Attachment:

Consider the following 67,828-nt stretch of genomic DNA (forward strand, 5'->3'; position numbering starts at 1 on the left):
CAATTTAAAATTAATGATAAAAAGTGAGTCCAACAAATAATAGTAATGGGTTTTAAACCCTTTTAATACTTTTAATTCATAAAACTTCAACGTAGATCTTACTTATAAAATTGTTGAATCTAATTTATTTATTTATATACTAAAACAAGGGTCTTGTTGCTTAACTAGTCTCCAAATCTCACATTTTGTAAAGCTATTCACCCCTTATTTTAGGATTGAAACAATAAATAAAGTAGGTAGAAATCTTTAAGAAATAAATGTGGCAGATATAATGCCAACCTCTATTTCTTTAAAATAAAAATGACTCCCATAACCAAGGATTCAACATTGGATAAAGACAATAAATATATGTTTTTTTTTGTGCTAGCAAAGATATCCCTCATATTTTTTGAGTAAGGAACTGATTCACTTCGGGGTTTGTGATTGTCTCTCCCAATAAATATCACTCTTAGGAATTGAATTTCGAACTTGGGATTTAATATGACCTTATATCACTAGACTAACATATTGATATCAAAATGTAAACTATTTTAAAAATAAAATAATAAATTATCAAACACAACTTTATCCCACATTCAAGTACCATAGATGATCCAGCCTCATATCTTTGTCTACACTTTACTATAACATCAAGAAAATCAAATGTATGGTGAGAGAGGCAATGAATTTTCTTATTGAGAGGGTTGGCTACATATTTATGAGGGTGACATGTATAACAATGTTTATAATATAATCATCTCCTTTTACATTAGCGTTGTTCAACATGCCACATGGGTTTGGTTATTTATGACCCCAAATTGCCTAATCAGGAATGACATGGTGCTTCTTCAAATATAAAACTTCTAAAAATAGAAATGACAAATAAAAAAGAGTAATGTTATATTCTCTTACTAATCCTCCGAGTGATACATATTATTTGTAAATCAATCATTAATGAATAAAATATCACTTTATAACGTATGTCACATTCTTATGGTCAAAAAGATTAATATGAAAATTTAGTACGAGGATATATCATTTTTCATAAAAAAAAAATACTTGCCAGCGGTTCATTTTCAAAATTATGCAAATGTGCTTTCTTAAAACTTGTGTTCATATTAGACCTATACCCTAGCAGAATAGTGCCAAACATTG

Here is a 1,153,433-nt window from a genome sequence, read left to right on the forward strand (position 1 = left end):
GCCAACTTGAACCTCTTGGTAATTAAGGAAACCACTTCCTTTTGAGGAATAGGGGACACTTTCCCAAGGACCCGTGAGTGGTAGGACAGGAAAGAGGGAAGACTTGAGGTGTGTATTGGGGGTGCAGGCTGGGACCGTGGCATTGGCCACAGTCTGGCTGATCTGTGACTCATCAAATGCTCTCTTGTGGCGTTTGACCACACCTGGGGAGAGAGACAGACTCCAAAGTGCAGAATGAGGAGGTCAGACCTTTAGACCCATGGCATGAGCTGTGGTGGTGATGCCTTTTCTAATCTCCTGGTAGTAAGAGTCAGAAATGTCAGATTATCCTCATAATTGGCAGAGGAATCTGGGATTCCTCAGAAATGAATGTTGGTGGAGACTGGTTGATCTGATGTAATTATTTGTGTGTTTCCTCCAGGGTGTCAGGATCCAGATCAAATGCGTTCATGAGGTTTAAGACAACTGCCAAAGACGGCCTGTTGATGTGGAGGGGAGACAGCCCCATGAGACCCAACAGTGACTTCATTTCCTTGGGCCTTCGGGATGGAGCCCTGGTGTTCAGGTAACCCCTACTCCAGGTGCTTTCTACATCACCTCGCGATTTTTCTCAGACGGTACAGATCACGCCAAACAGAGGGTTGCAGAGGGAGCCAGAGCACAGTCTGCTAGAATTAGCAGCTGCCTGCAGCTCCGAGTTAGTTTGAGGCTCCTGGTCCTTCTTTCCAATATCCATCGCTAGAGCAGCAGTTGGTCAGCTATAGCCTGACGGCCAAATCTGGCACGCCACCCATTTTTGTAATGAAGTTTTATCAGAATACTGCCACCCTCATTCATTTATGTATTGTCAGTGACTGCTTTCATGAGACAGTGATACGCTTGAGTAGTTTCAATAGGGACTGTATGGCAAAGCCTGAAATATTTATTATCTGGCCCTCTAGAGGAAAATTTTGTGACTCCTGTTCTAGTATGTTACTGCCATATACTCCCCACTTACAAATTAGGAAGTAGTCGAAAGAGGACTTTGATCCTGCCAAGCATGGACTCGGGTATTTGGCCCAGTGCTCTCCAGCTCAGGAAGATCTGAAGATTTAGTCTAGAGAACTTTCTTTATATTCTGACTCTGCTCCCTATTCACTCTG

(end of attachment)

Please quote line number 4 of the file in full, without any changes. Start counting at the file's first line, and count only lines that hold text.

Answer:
GCCAACTTGAACCTCTTGGTAATTAAGGAAACCACTTCCTTTTGAGGAATAGGGGACACTTTCCCAAGGACCCGTGAGTGGTAGGACAGGAAAGAGGGAAGACTTGAGGTGTGTATTGGGGGTGCAGGCTGGGACCGTGGCATTGGCCACAGTCTGGCTGATCTGTGACTCATCAAATGCTCTCTTGTGGCGTTTGACCACACCTGGGGAGAGAGACAGACTCCAAAGTGCAGAATGAGGAGGTCAGACCTTTAGACCCATGGCATGAGCTGTGGTGGTGATGCCTTTTCTAATCTCCTGGTAGTAAGAGTCAGAAATGTCAGATTATCCTCATAATTGGCAGAGGAATCTGGGATTCCTCAGAAATGAATGTTGGTGGAGACTGGTTGATCTGATGTAATTATTTGTGTGTTTCCTCCAGGGTGTCAGGATCCAGATCAAATGCGTTCATGAGGTTTAAGACAACTGCCAAAGACGGCCTGTTGATGTGGAGGGGAGACAGCCCCATGAGACCCAACAGTGACTTCATTTCCTTGGGCCTTCGGGATGGAGCCCTGGTGTTCAGGTAACCCCTACTCCAGGTGCTTTCTACATCACCTCGCGATTTTTCTCAGACGGTACAGATCACGCCAAACAGAGGGTTGCAGAGGGAGCCAGAGCACAGTCTGCTAGAATTAGCAGCTGCCTGCAGCTCCGAGTTAGTTTGAGGCTCCTGGTCCTTCTTTCCAATATCCATCGCTAGAGCAGCAGTTGGTCAGCTATAGCCTGACGGCCAAATCTGGCACGCCACCCATTTTTGTAATGAAGTTTTATCAGAATACTGCCACCCTCATTCATTTATGTATTGTCAGTGACTGCTTTCATGAGACAGTGATACGCTTGAGTAGTTTCAATAGGGACTGTATGGCAAAGCCTGAAATATTTATTATCTGGCCCTCTAGAGGAAAATTTTGTGACTCCTGTTCTAGTATGTTACTGCCATATACTCCCCACTTACAAATTAGGAAGTAGTCGAAAGAGGACTTTGATCCTGCCAAGCATGGACTCGGGTATTTGGCCCAGTGCTCTCCAGCTCAGGAAGATCTGAAGATTTAGTCTAGAGAACTTTCTTTATATTCTGACTCTGCTCCCTATTCACTCTG